Economics and the mid-life crisis have much in common: Both dwell on foregone opportunities

C'est la vie; c'est la guerre; c'est la pomme de terre . . . . . . . . . . . . . email: jpalmer at uwo dot ca

. . . . . . . . . . .Richard Posner should be awarded the next Nobel Prize in Economics . . . . . . . . . . . .

Wednesday, February 09, 2005

Other Barriers between Israel and Palestine

Another example of the losses created when there are barriers to trade between two countries comes from this source.

Israeli Mobsters Smuggling in Meat from Palestinian Areas
By Haaretz

Israeli underworld figures have begun smuggling large quantities of livestock, eggs, and meat packed in "black market slaughterhouses" from Palestinian areas for sale within Israel, the Agriculture Ministry said Monday.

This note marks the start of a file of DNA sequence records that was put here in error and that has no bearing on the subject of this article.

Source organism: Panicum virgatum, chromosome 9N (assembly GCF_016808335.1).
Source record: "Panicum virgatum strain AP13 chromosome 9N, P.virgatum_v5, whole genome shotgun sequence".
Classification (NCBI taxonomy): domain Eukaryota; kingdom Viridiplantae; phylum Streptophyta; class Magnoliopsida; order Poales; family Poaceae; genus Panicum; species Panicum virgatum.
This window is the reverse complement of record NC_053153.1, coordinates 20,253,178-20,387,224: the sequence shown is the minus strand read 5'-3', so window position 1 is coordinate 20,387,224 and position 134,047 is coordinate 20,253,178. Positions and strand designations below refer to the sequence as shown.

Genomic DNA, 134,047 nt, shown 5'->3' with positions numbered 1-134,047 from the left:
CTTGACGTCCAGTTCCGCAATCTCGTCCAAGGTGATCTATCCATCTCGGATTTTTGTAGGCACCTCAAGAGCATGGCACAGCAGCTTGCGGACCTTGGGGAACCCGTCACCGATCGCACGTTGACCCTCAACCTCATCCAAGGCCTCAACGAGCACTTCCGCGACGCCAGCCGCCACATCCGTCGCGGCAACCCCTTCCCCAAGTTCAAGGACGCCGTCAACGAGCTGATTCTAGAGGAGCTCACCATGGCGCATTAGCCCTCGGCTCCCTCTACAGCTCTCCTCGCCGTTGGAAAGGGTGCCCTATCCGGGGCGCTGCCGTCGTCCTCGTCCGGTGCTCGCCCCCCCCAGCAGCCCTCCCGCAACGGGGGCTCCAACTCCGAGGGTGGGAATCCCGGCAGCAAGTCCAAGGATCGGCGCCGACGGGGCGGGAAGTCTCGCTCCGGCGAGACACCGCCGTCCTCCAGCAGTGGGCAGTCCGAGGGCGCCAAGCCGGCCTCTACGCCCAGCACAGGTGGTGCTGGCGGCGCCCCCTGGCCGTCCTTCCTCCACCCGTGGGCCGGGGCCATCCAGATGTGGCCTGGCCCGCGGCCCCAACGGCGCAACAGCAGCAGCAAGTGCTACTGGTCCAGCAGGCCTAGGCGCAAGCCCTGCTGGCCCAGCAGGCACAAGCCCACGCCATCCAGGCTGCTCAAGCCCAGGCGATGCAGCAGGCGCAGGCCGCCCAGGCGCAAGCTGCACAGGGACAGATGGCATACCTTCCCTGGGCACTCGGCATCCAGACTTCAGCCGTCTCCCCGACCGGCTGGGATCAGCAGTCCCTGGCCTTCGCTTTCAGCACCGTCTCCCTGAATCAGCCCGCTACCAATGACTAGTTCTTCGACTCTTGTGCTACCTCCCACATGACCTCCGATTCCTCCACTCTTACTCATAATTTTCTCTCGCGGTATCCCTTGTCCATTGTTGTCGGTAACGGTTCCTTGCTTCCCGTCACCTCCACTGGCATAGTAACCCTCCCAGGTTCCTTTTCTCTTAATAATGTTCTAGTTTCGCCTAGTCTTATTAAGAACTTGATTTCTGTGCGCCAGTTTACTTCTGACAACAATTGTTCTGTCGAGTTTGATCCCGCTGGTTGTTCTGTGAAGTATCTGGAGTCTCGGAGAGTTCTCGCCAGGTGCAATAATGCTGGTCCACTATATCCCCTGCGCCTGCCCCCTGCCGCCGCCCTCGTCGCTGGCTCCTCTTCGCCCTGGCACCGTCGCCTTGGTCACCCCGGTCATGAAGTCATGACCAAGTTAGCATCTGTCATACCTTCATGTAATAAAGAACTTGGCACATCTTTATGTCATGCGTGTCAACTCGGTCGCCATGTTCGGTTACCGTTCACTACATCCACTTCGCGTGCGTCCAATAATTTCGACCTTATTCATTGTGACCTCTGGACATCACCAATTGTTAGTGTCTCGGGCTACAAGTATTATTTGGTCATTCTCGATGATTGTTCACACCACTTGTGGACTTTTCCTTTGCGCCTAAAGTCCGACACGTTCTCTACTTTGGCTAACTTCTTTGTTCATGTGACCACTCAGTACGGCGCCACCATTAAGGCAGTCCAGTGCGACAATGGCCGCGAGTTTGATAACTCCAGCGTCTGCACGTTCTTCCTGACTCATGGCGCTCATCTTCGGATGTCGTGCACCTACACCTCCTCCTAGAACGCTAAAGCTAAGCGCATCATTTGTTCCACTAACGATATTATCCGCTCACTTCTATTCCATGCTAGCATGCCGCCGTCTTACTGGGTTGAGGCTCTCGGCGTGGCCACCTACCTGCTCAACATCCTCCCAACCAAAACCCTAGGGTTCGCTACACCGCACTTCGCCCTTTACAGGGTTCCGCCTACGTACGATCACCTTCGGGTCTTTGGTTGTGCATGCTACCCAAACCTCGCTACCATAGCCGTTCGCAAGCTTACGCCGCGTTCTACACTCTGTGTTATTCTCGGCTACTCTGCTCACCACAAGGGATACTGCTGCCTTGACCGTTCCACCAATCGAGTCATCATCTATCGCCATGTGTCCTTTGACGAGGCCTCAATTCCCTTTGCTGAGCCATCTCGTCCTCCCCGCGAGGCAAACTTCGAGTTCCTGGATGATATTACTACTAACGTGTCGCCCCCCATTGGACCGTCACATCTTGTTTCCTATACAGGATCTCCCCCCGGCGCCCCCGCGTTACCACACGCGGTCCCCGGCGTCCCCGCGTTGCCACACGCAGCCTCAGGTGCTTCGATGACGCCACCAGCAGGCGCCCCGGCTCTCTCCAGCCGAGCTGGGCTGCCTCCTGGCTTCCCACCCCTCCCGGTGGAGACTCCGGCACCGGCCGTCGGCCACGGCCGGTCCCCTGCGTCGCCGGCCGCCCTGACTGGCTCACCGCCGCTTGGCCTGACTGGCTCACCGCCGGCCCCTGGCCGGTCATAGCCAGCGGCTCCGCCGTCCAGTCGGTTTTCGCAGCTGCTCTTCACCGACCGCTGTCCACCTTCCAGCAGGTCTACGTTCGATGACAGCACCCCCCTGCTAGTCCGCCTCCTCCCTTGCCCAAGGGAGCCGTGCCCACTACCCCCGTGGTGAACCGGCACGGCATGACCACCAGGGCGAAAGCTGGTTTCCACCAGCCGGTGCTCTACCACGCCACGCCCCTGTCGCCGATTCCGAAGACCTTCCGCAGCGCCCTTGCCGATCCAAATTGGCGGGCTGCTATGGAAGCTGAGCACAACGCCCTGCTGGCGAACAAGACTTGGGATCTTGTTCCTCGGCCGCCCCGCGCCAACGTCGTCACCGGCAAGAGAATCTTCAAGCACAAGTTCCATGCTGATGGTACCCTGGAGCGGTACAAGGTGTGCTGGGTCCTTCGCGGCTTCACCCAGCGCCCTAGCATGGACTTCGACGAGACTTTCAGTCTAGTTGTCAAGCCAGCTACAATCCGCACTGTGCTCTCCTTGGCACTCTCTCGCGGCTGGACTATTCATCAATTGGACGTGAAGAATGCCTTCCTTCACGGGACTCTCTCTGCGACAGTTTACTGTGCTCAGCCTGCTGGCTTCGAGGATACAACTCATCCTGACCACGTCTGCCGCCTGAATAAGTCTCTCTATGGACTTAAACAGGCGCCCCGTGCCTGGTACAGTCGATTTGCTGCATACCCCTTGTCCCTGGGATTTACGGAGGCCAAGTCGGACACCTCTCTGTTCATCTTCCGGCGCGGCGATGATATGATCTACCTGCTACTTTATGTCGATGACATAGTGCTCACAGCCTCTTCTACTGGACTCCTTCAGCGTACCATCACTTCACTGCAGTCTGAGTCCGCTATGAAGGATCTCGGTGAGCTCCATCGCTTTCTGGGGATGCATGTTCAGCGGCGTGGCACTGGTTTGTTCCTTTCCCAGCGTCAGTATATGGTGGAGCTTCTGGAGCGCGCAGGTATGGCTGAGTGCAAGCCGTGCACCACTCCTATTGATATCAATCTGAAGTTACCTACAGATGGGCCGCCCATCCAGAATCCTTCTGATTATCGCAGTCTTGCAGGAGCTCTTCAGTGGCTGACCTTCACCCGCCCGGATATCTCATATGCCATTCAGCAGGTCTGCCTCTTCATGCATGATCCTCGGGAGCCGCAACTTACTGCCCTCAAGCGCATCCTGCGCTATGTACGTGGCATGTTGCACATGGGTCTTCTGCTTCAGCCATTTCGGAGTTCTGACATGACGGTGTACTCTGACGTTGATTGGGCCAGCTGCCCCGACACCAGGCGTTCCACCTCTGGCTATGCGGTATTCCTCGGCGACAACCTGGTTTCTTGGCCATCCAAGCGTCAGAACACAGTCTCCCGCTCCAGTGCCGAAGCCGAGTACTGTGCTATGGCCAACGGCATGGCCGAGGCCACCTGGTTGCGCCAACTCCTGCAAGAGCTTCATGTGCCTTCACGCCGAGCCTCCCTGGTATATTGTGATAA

Over the past year, ministry officials intercepted and foiled attempts to smuggle thousands of sheep, goats, and cattle into Israel, as well as large quantities of eggs, fish and meat slaughtered in unsupervised plants set up near the Green Line border with the West Bank.

Link via Tom Hanna

As Tom notes, freeing up trade in food between Palestine and Israel would make residents of both countries better off: Israeli consumers would be able to pay lower prices, and Palestinian producers would receive higher prices. And the economics of comparative advantage demonstrates very clearly that these gains outweigh whatever losses would be felt by Israeli food producers and Palestinian food consumers.

If meat is being used to smuggle bombs and weapons, that is a different story.
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